Description of the Related ArtForecasts project that the global sales of plugin electric vehicles (PEVs) will exceed 15.6 million units in 2039, and that more than 50% of new cars sold globally by 2040 will be electric vehicles. However, the continued growth of PEVs may be impeded by limited accessibility to charging infrastructure. Although governments and private companies have put forth great efforts to deploy public charging systems, there remains a large gap between the current service capability and the expected PEV deployment. That is, PEV penetration has outpaced charging station deployment. In urban areas, especially central business districts, competition for charging resources is high.
The limited charging resources are being utilized uneconomically. Typically, after a charger is plugged into a vehicle, the charger will remain occupied and unavailable to others (even if that PEV is not being charged) until the driver returns from work, shopping, dining, etc. This behavior is called “overstay”. Today, overstay can potentially occupy a charger for 68 hours in a typical day, preventing availability of the charger to other vehicles, especially in charging stations equipped with level2 chargers. This issue has been identified as the “bottleneck” of service capacity, since overstaying vehicles hinder access of new arrivals to the facilities, exacerbating the problem of the inadequate charging infrastructure,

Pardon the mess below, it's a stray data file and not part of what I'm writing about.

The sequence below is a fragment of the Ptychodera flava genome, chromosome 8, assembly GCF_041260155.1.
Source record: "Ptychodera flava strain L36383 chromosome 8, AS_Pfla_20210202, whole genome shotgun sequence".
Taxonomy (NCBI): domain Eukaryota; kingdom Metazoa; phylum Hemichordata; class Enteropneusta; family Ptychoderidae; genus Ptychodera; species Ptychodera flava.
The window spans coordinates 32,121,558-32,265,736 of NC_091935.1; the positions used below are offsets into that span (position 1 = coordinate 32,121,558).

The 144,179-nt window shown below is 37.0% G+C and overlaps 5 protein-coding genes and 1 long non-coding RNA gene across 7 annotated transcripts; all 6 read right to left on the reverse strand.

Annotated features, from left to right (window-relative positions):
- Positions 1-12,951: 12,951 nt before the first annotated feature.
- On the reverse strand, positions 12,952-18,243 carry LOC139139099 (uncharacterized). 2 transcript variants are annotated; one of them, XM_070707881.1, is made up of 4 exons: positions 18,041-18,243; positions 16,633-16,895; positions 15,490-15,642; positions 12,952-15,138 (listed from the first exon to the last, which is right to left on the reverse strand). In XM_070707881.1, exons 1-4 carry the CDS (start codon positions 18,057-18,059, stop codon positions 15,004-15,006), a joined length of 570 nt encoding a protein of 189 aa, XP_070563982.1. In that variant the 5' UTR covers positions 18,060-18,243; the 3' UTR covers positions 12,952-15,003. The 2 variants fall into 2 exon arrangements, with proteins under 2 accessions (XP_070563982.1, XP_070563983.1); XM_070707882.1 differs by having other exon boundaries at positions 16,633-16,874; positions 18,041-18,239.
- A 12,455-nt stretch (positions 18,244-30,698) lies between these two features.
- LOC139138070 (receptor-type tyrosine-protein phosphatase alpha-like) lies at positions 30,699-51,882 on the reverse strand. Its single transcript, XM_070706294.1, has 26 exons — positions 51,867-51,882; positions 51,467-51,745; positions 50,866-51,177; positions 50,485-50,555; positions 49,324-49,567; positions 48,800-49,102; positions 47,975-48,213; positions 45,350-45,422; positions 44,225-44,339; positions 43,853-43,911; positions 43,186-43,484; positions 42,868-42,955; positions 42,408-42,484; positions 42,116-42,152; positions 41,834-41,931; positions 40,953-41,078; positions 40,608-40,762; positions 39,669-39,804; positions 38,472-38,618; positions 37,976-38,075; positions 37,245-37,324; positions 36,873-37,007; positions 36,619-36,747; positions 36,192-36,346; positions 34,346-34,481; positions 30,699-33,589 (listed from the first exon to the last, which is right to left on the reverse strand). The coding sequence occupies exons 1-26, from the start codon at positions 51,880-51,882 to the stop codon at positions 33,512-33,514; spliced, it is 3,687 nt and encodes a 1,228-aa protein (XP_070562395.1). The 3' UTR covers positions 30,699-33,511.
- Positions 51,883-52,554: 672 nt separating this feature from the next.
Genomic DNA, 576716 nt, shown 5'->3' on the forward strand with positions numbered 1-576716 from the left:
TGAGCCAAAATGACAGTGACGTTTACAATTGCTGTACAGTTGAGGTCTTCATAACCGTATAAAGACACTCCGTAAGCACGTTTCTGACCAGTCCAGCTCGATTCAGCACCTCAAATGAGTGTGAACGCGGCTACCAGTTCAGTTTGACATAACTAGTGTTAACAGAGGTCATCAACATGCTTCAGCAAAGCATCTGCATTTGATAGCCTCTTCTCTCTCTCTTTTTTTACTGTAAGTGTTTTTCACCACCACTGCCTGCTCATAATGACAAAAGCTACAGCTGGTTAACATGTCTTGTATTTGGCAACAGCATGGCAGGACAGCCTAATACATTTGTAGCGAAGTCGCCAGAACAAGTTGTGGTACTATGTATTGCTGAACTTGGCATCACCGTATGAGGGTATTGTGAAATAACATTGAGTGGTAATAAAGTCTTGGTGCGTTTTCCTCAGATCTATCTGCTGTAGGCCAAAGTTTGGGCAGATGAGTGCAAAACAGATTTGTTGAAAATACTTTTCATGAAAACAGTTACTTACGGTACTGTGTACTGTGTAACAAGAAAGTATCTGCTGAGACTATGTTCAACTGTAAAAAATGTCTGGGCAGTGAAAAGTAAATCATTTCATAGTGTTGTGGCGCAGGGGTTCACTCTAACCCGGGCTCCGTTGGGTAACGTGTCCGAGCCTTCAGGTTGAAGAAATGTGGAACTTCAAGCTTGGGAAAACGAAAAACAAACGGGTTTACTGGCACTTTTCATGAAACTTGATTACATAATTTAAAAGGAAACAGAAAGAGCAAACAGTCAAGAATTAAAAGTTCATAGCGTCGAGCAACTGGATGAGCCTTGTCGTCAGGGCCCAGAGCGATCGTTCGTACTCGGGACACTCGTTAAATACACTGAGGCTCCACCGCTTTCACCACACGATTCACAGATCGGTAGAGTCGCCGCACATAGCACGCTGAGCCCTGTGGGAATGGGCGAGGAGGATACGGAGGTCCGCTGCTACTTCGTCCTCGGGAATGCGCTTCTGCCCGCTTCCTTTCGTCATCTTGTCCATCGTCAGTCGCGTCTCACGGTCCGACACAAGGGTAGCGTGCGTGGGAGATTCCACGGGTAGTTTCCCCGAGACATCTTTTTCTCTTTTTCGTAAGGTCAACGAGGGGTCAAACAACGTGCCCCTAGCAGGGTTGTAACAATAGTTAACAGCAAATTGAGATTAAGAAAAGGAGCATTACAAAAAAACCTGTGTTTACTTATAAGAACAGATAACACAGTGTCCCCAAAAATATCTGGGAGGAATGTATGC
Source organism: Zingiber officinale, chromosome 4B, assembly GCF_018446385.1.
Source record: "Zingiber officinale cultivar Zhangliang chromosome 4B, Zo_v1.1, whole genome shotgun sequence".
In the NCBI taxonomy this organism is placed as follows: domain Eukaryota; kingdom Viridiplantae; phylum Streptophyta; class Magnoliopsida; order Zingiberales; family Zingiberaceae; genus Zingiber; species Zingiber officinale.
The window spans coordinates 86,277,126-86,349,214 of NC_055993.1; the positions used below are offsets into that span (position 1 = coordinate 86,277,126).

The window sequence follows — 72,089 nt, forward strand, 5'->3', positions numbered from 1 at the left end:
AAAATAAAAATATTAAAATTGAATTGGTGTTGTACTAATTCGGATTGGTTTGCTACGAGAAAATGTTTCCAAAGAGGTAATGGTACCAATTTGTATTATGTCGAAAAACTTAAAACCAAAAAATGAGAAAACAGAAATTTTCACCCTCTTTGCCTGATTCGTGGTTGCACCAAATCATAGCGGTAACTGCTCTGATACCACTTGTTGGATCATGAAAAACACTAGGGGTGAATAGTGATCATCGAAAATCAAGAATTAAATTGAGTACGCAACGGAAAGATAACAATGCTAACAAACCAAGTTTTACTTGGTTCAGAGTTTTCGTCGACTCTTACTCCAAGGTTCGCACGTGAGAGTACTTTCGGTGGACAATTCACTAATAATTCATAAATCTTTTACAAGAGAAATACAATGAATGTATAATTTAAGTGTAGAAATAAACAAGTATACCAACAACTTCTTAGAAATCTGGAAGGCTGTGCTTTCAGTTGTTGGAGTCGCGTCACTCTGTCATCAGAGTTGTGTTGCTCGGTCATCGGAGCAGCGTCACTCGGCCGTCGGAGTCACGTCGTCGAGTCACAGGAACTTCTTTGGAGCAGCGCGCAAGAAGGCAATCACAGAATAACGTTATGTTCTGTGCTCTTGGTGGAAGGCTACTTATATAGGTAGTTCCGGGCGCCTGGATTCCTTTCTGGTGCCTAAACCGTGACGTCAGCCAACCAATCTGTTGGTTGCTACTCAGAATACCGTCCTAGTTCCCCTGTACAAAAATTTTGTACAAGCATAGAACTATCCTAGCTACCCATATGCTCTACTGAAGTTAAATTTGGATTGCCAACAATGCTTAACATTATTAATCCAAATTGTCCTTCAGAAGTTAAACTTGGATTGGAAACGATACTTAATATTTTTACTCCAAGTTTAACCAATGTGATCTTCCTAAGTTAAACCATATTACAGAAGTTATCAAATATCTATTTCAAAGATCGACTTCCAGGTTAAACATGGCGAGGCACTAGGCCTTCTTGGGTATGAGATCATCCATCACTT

In response to the overstay problem, three types of approaches have been suggested by literature, namely, infrastructure upgrades, penalty/Incentive design, and “interchange” operations.
Infrastructure upgrades enhance the capacity of a station by installing more chargers, upgrading to fast chargers, or introducing multicable chargers and battery swapping. See, e.g., H. Zhang, Z. Hu, Z. Xu, and Y. Song, Optimal Planning of PEV Charging Station with Single Output Multiple Cables Charging Spots, IEEE Transactions on Smart Grid, vol. 8, no. 5, pp. 21192128, September 2017, see also M. R. Sarker, H. Pandzic, and M. A. OrtegaVazquez, Optimal Operation and Services Scheduling for an Electric Vehicle Battery Swapping Station, IEEE Transactions on Power Systems, vol. 30, no. 2, pp. 901910, March 2015. Infrastructure upgrades usually increase capital investment considerably at the early stage, and may be heavily penalized by the grid demand charge term for a higher aggregate power.